Burchette also made a great individual play to seal the game with the strip of Hagans that resulted in UVa’s second turnover. On that play, Burchette beat tackle D’Brickashaw Ferguson’s pass block and chased down Hagans from the backside. Ferguson is one of the better tackles in college football, but he struggled with Burchette’s quickness and speed.

Key #2: Contain Marques Hagans

Hagans' ability to make plays with his legs as well as his arm was a big concern heading into the game. The defense did an excellent job keeping Hagans under wraps, again using speed and quickness to keep him bottled up.

Tech played a lot of 8-man fronts in this game, rolling the Rover up in run support and sliding the Whip to primary containment responsibility against Hagans. UVa had difficulty accounting for the extra defender and when Hagans looked to get outside, James Anderson and Aaron Rouse were there to close him off.

Bootlegs had been a big part of UVa’s success in earlier games, but they had limited success against the Hokies defense. The scheme with the four linebacker sets provided natural horizontal containment against Hagans’ run option off the bootleg, while allowing the extra defender to zone underneath against his pass options to the flat. Depending on ball position, formation and personnel, this extra defender was Whip LB (Anderson or Rouse), Rover James Griffin or boundary corner Jimmy Williams. All created unique matchup problems for UVa’s offense and was one of the primary reasons that UVa didn’t try a lot of bootlegs in this game.

One that they did try was on the big third and goal play in the third quarter. Hagans ran the bootleg to the boundary with Elton Brown leading him out front. Jimmy Williams came off the corner to take on Brown’s block up the field to force Hagans to take the play further outside that he wanted. By stringing it out, Williams bought time for James Anderson to come out of his underneath zone and chase Hagans down before he could reach the end zone. This was yet another example of Tech’s penetration, pursuit and defensive speed neutralizing one of UVa’s quickest players, resulting in a negative play for the Cavalier offense.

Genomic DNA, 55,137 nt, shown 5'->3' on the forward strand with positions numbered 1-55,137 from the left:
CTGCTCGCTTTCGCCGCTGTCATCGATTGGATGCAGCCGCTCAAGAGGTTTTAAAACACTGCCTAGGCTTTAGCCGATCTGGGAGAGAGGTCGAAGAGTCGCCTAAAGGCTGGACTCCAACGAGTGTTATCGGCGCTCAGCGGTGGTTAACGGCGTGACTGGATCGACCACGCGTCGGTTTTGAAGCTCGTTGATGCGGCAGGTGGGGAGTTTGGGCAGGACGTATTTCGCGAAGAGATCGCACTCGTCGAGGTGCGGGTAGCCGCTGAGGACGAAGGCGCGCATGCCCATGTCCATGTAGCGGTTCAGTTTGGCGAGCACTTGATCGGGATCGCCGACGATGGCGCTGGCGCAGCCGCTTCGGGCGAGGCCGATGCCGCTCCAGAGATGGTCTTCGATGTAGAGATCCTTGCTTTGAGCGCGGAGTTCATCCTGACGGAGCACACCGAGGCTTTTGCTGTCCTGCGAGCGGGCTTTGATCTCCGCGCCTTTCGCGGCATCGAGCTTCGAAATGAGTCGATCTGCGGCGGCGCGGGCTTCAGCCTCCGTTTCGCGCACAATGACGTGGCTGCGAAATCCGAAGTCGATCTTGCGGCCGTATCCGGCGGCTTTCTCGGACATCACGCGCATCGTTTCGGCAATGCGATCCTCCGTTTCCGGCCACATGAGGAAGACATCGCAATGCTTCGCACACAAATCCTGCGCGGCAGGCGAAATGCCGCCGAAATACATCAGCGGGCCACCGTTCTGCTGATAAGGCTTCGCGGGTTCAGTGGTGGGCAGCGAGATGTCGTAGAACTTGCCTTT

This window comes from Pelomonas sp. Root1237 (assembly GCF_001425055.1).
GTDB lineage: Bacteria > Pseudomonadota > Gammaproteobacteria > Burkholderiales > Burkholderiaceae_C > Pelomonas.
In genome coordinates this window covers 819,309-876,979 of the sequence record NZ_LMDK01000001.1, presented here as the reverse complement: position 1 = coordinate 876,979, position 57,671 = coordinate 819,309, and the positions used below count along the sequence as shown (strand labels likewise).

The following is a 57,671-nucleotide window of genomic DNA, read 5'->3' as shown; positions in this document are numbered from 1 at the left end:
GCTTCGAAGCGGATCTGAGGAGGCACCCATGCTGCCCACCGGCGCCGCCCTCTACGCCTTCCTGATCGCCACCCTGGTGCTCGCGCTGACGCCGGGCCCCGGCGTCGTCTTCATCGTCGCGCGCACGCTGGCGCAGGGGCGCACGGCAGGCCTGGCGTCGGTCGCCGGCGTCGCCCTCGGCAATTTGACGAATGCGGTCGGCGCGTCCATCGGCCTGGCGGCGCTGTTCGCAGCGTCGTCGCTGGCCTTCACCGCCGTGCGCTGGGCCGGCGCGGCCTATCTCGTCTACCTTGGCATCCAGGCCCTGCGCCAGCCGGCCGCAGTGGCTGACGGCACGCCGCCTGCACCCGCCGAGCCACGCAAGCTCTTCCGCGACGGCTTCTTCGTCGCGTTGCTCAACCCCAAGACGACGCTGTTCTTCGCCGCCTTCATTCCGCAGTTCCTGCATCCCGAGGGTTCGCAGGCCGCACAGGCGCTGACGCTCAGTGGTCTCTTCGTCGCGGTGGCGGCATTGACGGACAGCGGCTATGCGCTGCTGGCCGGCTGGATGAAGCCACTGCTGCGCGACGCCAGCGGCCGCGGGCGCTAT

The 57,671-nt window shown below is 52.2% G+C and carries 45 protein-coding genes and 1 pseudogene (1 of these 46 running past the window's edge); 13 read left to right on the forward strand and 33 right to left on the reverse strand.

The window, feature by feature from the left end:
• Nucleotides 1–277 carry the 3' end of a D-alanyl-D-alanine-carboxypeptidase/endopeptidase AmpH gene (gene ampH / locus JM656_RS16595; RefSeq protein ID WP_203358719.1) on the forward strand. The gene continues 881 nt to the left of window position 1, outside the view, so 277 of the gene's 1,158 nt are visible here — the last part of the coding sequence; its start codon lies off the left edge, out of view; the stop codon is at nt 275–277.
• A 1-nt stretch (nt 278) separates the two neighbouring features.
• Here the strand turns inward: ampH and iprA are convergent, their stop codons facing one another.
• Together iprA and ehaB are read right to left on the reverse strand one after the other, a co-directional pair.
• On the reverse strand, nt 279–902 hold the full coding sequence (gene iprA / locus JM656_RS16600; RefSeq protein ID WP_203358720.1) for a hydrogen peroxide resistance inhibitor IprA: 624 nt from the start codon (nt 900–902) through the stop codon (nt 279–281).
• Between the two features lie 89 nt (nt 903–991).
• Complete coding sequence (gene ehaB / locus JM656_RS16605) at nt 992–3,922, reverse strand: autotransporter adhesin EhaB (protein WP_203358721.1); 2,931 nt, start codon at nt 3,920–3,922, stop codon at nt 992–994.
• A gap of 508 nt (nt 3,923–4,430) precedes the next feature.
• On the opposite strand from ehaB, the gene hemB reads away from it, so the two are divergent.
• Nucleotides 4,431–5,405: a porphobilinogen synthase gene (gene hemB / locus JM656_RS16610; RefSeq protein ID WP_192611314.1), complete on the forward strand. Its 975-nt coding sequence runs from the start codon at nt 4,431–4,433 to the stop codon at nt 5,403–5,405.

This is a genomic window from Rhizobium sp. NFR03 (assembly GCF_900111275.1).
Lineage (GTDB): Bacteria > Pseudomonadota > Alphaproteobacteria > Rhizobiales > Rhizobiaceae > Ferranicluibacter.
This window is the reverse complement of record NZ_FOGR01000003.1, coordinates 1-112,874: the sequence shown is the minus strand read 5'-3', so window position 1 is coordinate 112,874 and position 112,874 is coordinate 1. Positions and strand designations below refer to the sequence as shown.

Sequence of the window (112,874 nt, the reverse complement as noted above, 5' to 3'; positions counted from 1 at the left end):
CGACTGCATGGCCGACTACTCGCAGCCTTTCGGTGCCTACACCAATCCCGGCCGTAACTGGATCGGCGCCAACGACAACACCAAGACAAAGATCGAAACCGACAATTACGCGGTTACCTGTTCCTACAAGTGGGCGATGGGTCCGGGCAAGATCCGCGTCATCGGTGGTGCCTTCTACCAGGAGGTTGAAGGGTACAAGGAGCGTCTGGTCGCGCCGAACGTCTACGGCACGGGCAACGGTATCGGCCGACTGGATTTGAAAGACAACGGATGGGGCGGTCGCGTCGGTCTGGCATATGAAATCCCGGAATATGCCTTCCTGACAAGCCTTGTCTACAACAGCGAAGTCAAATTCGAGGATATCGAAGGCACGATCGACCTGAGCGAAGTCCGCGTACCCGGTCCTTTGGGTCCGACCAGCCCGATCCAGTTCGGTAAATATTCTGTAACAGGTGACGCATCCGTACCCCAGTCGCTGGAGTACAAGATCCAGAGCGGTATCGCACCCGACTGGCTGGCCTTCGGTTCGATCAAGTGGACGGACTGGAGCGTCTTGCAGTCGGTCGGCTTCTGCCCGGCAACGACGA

(A side note….I saw where that play was intended to be a throwback screen to RB Wali Lundy. That option was cutoff early by the backside penetration of Xavier Adibi and corner Eric Green staying home in coverage. Coming out of play action, Lundy stopped and never ran his route backside. For his part, Hagans never looked towards Lundy. His pass options were TE’s Heath Miller and Patrick Estes, but both were well covered and the penetration by the Tech defense cut off most of Hagans’ passing lanes.)

Key #3: Win First Down

With the exception of Pearman’s big 78 yard run, Tech’s defense did an excellent job defending first down. UVa insisted on running the ball, in spite of the fact that they had single coverage outside on the wide receivers for much of the game. That tells me that the UVa coaches were not confident in the matchups of Michael McGrew and Deyon Williams against the Tech corners, particularly with Williams still recovering from injuries.